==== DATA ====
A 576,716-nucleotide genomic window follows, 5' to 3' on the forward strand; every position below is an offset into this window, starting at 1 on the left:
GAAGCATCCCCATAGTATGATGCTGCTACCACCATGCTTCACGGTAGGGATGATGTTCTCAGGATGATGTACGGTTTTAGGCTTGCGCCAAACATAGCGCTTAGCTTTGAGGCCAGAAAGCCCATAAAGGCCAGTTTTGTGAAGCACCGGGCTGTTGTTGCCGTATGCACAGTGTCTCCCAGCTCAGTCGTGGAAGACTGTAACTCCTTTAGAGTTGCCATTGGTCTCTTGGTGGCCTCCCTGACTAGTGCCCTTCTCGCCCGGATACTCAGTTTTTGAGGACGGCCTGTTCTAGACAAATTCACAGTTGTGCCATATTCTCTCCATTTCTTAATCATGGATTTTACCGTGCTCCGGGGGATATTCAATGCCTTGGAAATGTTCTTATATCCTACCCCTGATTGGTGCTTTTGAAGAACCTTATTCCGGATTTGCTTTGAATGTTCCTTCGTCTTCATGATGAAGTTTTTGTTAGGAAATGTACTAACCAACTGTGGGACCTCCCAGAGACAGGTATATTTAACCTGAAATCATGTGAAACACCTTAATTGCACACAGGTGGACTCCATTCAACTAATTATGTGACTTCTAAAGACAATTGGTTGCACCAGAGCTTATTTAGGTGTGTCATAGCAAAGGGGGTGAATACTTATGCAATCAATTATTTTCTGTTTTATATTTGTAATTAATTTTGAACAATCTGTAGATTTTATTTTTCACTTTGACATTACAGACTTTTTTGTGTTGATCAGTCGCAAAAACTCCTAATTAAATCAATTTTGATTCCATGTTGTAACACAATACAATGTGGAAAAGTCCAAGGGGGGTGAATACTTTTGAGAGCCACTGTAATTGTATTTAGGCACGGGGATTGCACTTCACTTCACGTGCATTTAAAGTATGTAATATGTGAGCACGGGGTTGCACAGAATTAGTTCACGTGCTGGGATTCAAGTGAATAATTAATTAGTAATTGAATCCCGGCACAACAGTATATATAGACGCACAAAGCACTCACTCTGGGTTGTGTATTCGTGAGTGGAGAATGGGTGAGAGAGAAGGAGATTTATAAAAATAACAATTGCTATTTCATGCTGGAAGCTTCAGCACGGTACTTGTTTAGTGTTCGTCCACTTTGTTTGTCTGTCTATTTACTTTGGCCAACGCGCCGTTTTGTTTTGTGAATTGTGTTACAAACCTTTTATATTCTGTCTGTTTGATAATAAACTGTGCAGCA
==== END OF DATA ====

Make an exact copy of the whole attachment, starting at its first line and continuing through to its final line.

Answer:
A 576,716-nucleotide genomic window follows, 5' to 3' on the forward strand; every position below is an offset into this window, starting at 1 on the left:
GAAGCATCCCCATAGTATGATGCTGCTACCACCATGCTTCACGGTAGGGATGATGTTCTCAGGATGATGTACGGTTTTAGGCTTGCGCCAAACATAGCGCTTAGCTTTGAGGCCAGAAAGCCCATAAAGGCCAGTTTTGTGAAGCACCGGGCTGTTGTTGCCGTATGCACAGTGTCTCCCAGCTCAGTCGTGGAAGACTGTAACTCCTTTAGAGTTGCCATTGGTCTCTTGGTGGCCTCCCTGACTAGTGCCCTTCTCGCCCGGATACTCAGTTTTTGAGGACGGCCTGTTCTAGACAAATTCACAGTTGTGCCATATTCTCTCCATTTCTTAATCATGGATTTTACCGTGCTCCGGGGGATATTCAATGCCTTGGAAATGTTCTTATATCCTACCCCTGATTGGTGCTTTTGAAGAACCTTATTCCGGATTTGCTTTGAATGTTCCTTCGTCTTCATGATGAAGTTTTTGTTAGGAAATGTACTAACCAACTGTGGGACCTCCCAGAGACAGGTATATTTAACCTGAAATCATGTGAAACACCTTAATTGCACACAGGTGGACTCCATTCAACTAATTATGTGACTTCTAAAGACAATTGGTTGCACCAGAGCTTATTTAGGTGTGTCATAGCAAAGGGGGTGAATACTTATGCAATCAATTATTTTCTGTTTTATATTTGTAATTAATTTTGAACAATCTGTAGATTTTATTTTTCACTTTGACATTACAGACTTTTTTGTGTTGATCAGTCGCAAAAACTCCTAATTAAATCAATTTTGATTCCATGTTGTAACACAATACAATGTGGAAAAGTCCAAGGGGGGTGAATACTTTTGAGAGCCACTGTAATTGTATTTAGGCACGGGGATTGCACTTCACTTCACGTGCATTTAAAGTATGTAATATGTGAGCACGGGGTTGCACAGAATTAGTTCACGTGCTGGGATTCAAGTGAATAATTAATTAGTAATTGAATCCCGGCACAACAGTATATATAGACGCACAAAGCACTCACTCTGGGTTGTGTATTCGTGAGTGGAGAATGGGTGAGAGAGAAGGAGATTTATAAAAATAACAATTGCTATTTCATGCTGGAAGCTTCAGCACGGTACTTGTTTAGTGTTCGTCCACTTTGTTTGTCTGTCTATTTACTTTGGCCAACGCGCCGTTTTGTTTTGTGAATTGTGTTACAAACCTTTTATATTCTGTCTGTTTGATAATAAACTGTGCAGCA